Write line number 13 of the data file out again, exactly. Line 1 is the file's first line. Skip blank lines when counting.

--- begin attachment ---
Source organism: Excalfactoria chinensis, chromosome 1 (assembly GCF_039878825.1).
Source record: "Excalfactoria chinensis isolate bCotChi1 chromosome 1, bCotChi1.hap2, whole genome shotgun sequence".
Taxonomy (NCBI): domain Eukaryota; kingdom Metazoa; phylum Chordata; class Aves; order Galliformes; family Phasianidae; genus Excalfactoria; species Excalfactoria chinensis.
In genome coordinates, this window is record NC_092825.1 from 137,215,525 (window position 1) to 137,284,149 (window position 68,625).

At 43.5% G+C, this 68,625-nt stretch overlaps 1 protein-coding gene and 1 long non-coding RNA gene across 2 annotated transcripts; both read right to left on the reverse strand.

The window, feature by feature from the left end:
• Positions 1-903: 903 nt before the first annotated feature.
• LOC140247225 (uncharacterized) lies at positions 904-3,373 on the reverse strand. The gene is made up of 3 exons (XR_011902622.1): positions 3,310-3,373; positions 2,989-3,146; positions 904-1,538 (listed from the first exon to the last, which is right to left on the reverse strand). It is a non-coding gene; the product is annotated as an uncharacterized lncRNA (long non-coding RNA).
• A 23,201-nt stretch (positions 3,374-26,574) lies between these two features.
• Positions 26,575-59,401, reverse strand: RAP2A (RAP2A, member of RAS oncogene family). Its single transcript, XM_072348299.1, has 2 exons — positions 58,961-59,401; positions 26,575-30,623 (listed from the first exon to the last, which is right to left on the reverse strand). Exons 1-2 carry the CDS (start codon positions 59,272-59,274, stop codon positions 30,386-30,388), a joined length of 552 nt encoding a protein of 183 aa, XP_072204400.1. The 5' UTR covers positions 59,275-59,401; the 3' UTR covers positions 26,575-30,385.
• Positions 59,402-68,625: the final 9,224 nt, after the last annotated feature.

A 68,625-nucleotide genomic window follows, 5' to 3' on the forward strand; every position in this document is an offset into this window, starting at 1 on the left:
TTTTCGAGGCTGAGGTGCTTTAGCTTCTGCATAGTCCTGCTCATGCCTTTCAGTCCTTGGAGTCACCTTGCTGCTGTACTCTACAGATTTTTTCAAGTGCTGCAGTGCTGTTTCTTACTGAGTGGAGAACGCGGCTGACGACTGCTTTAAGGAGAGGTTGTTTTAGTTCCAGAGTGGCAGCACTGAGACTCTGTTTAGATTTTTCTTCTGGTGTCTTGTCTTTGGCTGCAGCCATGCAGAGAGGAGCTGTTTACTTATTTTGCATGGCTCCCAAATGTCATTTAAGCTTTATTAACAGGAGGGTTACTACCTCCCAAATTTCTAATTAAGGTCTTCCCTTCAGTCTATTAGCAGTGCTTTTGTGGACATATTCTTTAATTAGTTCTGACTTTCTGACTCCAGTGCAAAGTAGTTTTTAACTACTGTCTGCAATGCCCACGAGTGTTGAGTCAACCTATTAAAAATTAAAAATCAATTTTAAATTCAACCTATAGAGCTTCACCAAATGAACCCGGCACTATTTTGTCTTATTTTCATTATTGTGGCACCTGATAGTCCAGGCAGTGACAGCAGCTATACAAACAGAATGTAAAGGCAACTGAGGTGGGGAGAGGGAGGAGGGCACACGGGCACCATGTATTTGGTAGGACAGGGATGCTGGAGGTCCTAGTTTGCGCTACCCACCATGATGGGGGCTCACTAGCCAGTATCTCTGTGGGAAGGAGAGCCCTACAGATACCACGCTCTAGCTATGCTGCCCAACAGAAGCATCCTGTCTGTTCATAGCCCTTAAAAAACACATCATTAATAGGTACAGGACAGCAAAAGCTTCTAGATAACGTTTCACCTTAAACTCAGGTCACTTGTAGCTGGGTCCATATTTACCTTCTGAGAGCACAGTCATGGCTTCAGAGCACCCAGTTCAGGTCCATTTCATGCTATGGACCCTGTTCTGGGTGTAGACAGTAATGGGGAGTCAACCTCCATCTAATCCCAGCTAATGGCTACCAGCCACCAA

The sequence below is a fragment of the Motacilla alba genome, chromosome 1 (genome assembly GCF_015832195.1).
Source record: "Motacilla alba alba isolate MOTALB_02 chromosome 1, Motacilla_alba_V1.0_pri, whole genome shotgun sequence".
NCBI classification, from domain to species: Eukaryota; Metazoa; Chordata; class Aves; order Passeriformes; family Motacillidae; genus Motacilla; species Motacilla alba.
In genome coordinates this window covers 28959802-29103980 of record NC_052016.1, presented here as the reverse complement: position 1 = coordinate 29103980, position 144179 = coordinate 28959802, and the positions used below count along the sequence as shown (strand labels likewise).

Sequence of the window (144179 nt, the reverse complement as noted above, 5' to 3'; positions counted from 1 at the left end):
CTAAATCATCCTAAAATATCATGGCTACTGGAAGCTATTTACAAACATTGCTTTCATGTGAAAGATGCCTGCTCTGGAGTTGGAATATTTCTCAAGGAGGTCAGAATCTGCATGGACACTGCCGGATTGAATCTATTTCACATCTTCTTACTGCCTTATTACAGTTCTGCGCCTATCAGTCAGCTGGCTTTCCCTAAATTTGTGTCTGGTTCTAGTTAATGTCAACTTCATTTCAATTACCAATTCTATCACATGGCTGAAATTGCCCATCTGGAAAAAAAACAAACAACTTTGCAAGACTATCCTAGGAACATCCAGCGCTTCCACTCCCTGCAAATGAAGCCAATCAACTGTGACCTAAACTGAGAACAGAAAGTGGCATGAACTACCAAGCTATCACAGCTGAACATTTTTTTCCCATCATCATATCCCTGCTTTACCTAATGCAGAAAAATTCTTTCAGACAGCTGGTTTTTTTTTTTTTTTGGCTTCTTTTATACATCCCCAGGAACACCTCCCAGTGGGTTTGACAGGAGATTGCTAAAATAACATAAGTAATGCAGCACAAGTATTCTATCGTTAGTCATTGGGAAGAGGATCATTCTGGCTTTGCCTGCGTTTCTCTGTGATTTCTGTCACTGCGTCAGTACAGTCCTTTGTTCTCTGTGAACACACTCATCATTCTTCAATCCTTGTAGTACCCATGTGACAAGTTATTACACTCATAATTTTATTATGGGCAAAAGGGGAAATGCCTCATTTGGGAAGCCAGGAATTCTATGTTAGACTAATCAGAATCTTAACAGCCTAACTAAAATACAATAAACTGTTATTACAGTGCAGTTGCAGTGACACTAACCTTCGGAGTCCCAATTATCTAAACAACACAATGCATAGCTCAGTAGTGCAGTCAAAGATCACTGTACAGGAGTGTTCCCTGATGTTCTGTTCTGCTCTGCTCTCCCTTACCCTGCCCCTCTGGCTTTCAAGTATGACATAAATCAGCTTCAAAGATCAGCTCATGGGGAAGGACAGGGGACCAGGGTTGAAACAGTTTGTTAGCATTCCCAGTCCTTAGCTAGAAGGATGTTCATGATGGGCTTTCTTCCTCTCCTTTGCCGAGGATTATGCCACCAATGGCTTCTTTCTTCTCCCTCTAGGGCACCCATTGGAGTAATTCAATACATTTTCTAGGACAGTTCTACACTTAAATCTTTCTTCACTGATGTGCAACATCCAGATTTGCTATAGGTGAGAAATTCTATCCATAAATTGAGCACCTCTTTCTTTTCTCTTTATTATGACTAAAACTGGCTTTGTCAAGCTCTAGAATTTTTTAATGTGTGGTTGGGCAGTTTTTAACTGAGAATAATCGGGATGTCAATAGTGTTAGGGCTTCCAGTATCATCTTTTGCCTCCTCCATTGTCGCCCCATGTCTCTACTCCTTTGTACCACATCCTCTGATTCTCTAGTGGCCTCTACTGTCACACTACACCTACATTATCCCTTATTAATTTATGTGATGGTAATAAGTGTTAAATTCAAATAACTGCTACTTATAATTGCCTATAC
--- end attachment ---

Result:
TTTTCGAGGCTGAGGTGCTTTAGCTTCTGCATAGTCCTGCTCATGCCTTTCAGTCCTTGGAGTCACCTTGCTGCTGTACTCTACAGATTTTTTCAAGTGCTGCAGTGCTGTTTCTTACTGAGTGGAGAACGCGGCTGACGACTGCTTTAAGGAGAGGTTGTTTTAGTTCCAGAGTGGCAGCACTGAGACTCTGTTTAGATTTTTCTTCTGGTGTCTTGTCTTTGGCTGCAGCCATGCAGAGAGGAGCTGTTTACTTATTTTGCATGGCTCCCAAATGTCATTTAAGCTTTATTAACAGGAGGGTTACTACCTCCCAAATTTCTAATTAAGGTCTTCCCTTCAGTCTATTAGCAGTGCTTTTGTGGACATATTCTTTAATTAGTTCTGACTTTCTGACTCCAGTGCAAAGTAGTTTTTAACTACTGTCTGCAATGCCCACGAGTGTTGAGTCAACCTATTAAAAATTAAAAATCAATTTTAAATTCAACCTATAGAGCTTCACCAAATGAACCCGGCACTATTTTGTCTTATTTTCATTATTGTGGCACCTGATAGTCCAGGCAGTGACAGCAGCTATACAAACAGAATGTAAAGGCAACTGAGGTGGGGAGAGGGAGGAGGGCACACGGGCACCATGTATTTGGTAGGACAGGGATGCTGGAGGTCCTAGTTTGCGCTACCCACCATGATGGGGGCTCACTAGCCAGTATCTCTGTGGGAAGGAGAGCCCTACAGATACCACGCTCTAGCTATGCTGCCCAACAGAAGCATCCTGTCTGTTCATAGCCCTTAAAAAACACATCATTAATAGGTACAGGACAGCAAAAGCTTCTAGATAACGTTTCACCTTAAACTCAGGTCACTTGTAGCTGGGTCCATATTTACCTTCTGAGAGCACAGTCATGGCTTCAGAGCACCCAGTTCAGGTCCATTTCATGCTATGGACCCTGTTCTGGGTGTAGACAGTAATGGGGAGTCAACCTCCATCTAATCCCAGCTAATGGCTACCAGCCACCAA